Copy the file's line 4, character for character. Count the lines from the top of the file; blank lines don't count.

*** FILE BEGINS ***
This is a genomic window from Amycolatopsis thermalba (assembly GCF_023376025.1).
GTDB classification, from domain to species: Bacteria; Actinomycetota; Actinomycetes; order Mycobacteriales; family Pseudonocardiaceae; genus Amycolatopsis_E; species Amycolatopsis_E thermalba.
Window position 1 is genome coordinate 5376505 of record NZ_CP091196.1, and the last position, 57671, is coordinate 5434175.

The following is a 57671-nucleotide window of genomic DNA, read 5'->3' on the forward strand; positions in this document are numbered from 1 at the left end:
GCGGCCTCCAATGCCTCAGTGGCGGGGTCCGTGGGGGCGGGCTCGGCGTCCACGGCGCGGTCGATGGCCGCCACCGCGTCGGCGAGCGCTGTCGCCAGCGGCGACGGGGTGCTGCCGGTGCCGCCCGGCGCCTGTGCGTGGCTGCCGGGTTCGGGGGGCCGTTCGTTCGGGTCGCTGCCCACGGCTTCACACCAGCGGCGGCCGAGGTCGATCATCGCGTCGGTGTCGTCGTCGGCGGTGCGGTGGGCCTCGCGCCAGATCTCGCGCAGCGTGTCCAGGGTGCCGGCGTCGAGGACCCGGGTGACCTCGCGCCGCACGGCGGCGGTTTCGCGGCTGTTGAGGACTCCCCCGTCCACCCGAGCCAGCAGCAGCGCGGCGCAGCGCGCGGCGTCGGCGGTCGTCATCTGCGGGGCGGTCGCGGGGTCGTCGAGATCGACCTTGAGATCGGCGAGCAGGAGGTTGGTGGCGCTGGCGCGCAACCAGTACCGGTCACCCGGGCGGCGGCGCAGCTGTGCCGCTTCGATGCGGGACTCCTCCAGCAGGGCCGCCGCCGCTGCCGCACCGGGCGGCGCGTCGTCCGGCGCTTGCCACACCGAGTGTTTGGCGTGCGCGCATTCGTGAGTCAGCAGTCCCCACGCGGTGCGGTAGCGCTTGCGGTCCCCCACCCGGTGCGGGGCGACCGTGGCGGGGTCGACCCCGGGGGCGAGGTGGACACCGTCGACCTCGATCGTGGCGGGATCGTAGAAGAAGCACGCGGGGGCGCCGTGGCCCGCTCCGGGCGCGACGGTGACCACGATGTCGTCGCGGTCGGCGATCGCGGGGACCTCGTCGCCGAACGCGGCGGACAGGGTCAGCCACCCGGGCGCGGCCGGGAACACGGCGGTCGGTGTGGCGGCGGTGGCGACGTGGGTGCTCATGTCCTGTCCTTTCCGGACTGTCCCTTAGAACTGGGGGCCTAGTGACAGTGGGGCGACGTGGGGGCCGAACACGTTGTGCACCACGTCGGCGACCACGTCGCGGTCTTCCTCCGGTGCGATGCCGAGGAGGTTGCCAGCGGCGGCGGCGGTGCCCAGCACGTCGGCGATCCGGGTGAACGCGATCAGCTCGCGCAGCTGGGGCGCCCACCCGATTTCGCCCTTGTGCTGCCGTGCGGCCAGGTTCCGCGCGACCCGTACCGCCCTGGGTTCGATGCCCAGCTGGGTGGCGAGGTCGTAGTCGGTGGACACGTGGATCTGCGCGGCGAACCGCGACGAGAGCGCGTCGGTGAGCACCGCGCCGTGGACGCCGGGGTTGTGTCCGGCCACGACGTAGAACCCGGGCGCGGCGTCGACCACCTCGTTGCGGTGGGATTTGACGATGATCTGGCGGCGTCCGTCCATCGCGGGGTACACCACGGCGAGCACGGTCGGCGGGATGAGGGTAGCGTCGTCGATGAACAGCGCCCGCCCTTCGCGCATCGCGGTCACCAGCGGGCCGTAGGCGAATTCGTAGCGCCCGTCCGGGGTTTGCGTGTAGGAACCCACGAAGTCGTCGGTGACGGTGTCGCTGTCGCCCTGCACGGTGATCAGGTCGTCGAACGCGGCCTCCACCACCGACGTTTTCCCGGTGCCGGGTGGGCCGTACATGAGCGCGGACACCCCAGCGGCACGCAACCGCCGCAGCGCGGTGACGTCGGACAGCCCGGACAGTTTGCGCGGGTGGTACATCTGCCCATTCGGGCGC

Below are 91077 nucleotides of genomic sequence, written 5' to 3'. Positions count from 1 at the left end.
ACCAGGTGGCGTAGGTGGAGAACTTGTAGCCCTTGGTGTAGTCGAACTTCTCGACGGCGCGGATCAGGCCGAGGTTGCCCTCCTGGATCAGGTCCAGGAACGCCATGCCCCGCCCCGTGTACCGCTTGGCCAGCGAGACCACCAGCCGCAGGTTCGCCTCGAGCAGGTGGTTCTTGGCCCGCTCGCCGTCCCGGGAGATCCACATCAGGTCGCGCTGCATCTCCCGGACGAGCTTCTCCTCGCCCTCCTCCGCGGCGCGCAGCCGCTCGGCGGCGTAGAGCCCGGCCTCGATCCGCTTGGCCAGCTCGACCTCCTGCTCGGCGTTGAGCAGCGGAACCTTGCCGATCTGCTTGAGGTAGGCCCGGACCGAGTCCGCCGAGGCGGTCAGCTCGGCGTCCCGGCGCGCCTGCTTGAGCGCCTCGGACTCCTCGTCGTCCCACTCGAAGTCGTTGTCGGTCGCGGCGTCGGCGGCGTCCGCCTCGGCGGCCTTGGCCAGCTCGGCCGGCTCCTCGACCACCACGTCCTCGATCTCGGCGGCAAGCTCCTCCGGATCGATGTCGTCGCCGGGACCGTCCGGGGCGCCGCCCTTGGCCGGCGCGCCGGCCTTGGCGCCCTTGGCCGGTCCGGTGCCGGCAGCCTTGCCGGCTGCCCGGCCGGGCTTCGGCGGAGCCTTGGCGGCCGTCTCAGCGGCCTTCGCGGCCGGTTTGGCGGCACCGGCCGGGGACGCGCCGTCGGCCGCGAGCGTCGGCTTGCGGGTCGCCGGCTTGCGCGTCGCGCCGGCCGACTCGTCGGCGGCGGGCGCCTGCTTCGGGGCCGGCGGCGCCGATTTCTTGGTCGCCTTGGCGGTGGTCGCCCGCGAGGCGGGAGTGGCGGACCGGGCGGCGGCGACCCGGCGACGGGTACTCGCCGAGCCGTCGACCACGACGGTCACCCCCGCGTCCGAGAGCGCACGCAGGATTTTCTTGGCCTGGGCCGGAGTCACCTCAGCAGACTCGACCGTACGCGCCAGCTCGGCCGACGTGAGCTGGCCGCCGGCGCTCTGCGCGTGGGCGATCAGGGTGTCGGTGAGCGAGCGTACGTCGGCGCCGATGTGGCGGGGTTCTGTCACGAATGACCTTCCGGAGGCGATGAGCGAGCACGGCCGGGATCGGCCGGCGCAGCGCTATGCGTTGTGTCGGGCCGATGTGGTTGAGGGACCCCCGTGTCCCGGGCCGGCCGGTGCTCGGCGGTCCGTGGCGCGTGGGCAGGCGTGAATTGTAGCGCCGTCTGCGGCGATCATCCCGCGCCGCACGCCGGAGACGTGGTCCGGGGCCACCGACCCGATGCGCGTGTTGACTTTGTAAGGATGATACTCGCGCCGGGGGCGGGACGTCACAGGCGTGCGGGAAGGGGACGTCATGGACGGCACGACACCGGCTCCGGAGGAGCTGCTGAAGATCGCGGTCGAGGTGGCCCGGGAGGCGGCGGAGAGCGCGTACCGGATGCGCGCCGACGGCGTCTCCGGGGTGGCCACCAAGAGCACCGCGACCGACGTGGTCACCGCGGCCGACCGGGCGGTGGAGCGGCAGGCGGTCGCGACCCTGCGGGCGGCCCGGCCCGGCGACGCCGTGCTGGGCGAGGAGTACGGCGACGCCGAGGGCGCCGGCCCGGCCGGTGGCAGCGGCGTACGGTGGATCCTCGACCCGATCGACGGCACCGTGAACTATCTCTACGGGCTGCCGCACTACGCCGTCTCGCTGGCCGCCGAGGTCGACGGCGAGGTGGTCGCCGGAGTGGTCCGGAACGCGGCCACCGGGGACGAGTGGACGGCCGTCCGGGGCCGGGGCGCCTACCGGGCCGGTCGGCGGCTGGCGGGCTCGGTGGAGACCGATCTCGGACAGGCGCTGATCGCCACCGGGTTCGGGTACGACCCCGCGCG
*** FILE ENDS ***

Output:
The following is a 57671-nucleotide window of genomic DNA, read 5'->3' on the forward strand; positions in this document are numbered from 1 at the left end: